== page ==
Contemporary Intellectual Property law and policy

We now explore the case for and against an action in defamation. Firstly it is not necessaray to show any intention11 by the defendant to defame our clients. The starting point for an action of this type is Lord Atkin's test in Slim v Stretch 12 "would the words tend to lower the plaintiff in the estimation of right thinking members of society generally", right thinking members of society were descirbed in Hartt v Newspaper Publishing plc 13 "as someone who is not unduly, suspicious but who can read between the lines.

14" We must consider the meaning of the words a little deeper, the implication derived from the book is that Cassandra is colour blind, constituting a legal innuendo15 when combined with the extrinsic facts that she is "famous for her use of shocking and surprising colour combinations. " And in the article the suggestion that Quentin is impotent constitutes a popular innuendo16 that he has a particular axe to grind, given his political stance on strong family values and extra-marital sex.

The means of publication of a defamatory statement is sufficently wide, shown in Byrne v Deane 17 which held a statement on a golf club blackboard ammounted to publication. In the unlikely event that publication goes ahead as is, any suit for breach of privacy and defamation will contain a claim for a substansial amount in damages the amount of which is decided by a jury. Damages serve three purposes i) compensation for damage to reputation, ii) vindication of claimants good reputation, iii) act as a deterrant. An award for damages is given by a jury but this can now be subject to appeal for adjustment, in Kiam v MGN 18

We must now consider what defences can be applied by the defendants. The first of these are the statutory defences19 s. 1 "accident" and s. 2 of an "offer to make amends". Justification is a complete defence if it can be shown that the statement was true, the burden of proof that "the defendant knew or had reason to believe" the statement made was false and defamatory remains with the claimant, in Mosley v MGN Ltd 20 where the publication of material was held to be an invasion of privacy an action for defamation could not be brought as the defendants claim was true.

If justification is raised as a defence it is unlikely we will succeed unless we can persuade the court that ours are 'exceptional circumstances' as in Cream holdings v Banerjee 21 The defendants are certain to argue a defence of fair comment, the elements of which are that the material contains information that is of public interest London Artists v Littler 22, Lord Denning said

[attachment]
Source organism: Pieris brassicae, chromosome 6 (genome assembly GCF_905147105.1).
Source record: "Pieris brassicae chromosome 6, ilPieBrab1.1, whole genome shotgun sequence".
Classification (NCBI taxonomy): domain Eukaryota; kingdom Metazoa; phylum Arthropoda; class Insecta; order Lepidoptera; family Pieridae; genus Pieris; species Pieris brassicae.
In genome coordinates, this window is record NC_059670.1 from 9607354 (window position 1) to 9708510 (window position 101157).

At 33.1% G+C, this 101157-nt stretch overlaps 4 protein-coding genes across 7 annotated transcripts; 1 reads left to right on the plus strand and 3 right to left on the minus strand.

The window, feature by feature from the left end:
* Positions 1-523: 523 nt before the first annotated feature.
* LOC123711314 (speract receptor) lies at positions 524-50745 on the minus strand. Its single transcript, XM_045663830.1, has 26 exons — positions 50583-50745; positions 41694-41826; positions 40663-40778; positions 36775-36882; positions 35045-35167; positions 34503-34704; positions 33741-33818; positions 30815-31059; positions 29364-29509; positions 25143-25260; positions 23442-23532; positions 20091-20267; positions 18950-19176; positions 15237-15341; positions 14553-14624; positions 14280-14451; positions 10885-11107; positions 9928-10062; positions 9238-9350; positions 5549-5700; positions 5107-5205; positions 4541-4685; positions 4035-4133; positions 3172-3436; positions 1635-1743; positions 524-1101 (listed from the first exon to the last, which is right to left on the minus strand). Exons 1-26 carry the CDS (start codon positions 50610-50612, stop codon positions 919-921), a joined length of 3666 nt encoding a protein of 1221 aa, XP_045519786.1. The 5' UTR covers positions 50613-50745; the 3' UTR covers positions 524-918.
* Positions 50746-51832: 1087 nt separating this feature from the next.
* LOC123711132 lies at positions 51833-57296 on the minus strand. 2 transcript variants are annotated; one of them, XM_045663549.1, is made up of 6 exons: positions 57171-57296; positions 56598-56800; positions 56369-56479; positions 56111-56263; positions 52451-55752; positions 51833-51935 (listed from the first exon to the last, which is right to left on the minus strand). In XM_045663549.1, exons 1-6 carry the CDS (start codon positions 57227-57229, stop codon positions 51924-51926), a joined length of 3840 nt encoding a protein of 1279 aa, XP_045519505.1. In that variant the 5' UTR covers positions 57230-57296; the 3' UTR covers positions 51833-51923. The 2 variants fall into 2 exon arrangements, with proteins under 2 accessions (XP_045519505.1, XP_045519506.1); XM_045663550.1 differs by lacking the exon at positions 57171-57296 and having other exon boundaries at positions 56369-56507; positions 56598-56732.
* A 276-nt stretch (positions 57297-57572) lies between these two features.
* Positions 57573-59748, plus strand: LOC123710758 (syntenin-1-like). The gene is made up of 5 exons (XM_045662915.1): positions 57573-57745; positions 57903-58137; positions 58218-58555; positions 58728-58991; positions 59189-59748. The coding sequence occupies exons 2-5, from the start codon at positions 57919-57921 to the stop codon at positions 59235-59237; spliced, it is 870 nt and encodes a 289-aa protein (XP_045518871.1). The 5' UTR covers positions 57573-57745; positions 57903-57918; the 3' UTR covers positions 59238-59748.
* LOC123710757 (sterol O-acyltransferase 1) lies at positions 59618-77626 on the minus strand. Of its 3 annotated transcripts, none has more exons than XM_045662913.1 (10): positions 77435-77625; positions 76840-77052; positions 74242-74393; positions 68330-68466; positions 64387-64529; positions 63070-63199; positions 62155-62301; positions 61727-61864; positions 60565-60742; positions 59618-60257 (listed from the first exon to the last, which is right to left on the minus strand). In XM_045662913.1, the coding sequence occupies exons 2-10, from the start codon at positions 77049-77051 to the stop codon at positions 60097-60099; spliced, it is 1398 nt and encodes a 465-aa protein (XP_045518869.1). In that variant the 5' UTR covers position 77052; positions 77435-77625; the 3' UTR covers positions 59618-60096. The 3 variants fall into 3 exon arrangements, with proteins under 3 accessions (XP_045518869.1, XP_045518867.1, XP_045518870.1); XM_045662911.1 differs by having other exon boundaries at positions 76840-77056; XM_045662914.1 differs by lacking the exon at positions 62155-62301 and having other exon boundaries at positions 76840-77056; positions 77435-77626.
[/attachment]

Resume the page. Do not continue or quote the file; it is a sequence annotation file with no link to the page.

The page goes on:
… whenever a matter is such as to affect people at large, so that they may be legitimately interested in, or concerned at, what is going on; or what ,may happen to them or others; then it is a matter of public interest on which everyone is entitled to make fair comment.

it must be based on true facts, in London Artists23 the defence failed as the facts were false, it must distinguish between fact and opinion, in Telnikoff v Matusevitch24 the court confined the consideration to the material itself, and the comment was fair, in Reynolds v Times Newspapers Ltd 25 Lord Nicholls explained "the true test is whether the opinion, however exagerated, obstinate or predjudiced, was honestly held by the person expressing it.

" The final area of defence we need to consider is that of qualified privilege. The crucial issue in this defence is the defendants honest belief that the statement was true, a particular aspect that concerns our case is the Reynolds defence. This applies only in media cases as a test for responsible journalism that applies to any matter of public interest and is inextricably linked to an article 10. argument for a breach of privacy.

In Jameel v Wall Street Journal Europe 26 Baroness Hale of Richmond condensed the Reynolds approach into two questions the first being "there must a real public interest in communicating and receiving the information. " and the second that "the publisher must have taken the care that a responsible publisher would take to verify the information published. "27 We will argue that at no time did the defendants attempt to verify any of their claims with our clients, nor did they give our clients a fair opportunity to reply to any inaccuracies.

28 In our opinion the likely out come of the case will be that we can prevent the information relating to medical knowledge in particular Mallen's Syndrome being published, which is the only matter that affects Cassandra's professional life,and any claim that Austin is their natural parent would require access to our clients medical records, which would have required their consent29, unless it is made clear that this is only an opinion.

The newspaper article suggesting Quentin's impotence is unlikely to be prevented as long as it is clear that it is an opinion, likely found to be in the public interest given his status as a career politician, whose personal manifesto is linked to family values, we will however be able to prevent any inference to this in the story about Austin. Prior to publication of each of the opinions we will insist that our clients are given a reasonable opportunity to reply.

We will insist that the book jackets depicting our clients be destroyed or that if the amended material is agreed by our clients a licence may be granted for a fee to use the images.

Bibliography

Books; MacQueen, Waelde & Laurie, Contemporary Intellectual Property law and policy, Oxford University Press (1998) Michael Spence, Intellectual Property, Oxford University Press (2007) Bermingham & Brennan, Tort Law directions, Oxford University Press (2008) Journal Articles; Steve Foster "Protecting privacy from press intrusion; redefining private life and the public right to know" [2007] Coventry Law Journal